Monday, November 17, 2008

Grieving for Dummies

The stages of grief and mourning are now part of pop psych culture. There's even a book that gave this post its title.

Elisabeth Kubler-Ross famously discerned five stages in how people deal with loss: denial, anger, bargaining, depression and acceptance. "This can't be happening." "How could you do this to me?" "Maybe if I do this, then..." "I am so sad." "This is reality."

Of course, like most stage theories, it is too neat. It's a map, not the territory. My experience is that the five responses are real. But they are not linear. You don't go from a to b to c to d, leaving the prior stage behind. Grief is not a larva-pupa-butterfly kinda thing.

And if you are deep and sensitive, you can go through
more than one response at the same time,
sadness and anger both, for example.

But you mostly corkscrew around. And it is tiring and unpredictable. And duration is unpredictable. Trouble is, it's pretty mandatory when the loss has been real and significant, even though styles differ. Those who can short-cut through it are rare. And sometimes major unmourned losses come back to haunt us. As well, some people's griefs exceed the natural (which can itself, of course, be brutal) and become pathological.

The heart, the soul, the brain, even the body, have to digest loss.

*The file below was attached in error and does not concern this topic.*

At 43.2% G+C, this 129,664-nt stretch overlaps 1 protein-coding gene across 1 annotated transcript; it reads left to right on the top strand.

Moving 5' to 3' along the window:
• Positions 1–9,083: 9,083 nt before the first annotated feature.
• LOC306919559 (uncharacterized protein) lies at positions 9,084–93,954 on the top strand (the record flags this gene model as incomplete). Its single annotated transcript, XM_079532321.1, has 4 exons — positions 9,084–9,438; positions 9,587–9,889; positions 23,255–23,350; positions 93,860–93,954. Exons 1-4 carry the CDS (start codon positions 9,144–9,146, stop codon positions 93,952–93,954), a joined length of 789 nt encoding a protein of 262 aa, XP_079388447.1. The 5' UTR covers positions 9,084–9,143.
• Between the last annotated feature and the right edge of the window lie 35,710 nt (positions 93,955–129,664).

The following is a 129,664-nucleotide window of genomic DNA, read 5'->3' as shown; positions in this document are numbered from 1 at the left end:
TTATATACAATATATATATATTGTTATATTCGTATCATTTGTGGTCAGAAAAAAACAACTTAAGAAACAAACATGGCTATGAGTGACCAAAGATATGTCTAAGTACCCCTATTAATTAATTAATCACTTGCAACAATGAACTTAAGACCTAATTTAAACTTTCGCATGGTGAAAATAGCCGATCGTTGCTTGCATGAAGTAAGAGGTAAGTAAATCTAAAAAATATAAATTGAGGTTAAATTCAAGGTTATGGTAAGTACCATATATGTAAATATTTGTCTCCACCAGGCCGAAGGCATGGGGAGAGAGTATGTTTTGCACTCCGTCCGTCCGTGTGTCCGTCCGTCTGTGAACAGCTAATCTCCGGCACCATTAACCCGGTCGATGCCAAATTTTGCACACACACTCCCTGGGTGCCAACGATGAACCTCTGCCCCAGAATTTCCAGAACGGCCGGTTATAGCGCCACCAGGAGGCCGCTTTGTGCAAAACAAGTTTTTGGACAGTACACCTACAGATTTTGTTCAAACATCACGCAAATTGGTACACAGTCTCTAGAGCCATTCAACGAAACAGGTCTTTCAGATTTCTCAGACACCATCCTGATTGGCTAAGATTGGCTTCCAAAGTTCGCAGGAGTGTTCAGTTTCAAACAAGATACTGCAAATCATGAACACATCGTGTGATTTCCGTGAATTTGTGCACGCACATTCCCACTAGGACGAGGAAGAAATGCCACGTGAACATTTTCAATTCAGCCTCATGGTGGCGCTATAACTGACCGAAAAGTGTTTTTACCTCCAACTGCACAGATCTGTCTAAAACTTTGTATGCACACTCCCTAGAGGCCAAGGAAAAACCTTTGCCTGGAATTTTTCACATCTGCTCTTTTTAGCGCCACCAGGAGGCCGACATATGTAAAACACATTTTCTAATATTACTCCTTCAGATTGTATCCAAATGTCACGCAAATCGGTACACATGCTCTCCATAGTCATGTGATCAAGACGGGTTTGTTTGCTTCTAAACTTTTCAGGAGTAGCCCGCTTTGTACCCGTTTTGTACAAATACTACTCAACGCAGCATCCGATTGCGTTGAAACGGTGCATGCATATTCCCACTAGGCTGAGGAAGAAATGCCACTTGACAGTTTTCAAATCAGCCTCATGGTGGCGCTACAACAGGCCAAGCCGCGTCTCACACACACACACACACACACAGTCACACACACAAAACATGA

The major benefit of this theory, as of many, is that it gives you a sense of normalcy at a time when you are likely to feel pretty crazy. The classic example is that it normalizes rage at a beloved person who has died, relieving the mourner of guilt.

I have a friend whose grieving style is unusual. After a major loss --the death of a beloved person or the death of a love-- there is three days of agony, which my friend describes as feeling like your skin is ripped off, over and over. But on the fourth day, a certain peace descends, and the original pain never returns. Sounds like a good deal to me.

The more usual is longer, less intense at every moment, but harder to shake. You can have moments of unhappy calm and then storms of rage or sadness that make your body itself feel damaged or attacked or sick.

And the best thing of all about grief --I am being ironic here-- is that the longer you live, the more of it you are likely to have. Especially in later life, more people die. And if you suffer, say, an emotional loss, even though you have the resilience of experience, you also know in your bones that you have way less time to make up for it.

Grief. Actually, it's not for dummies.

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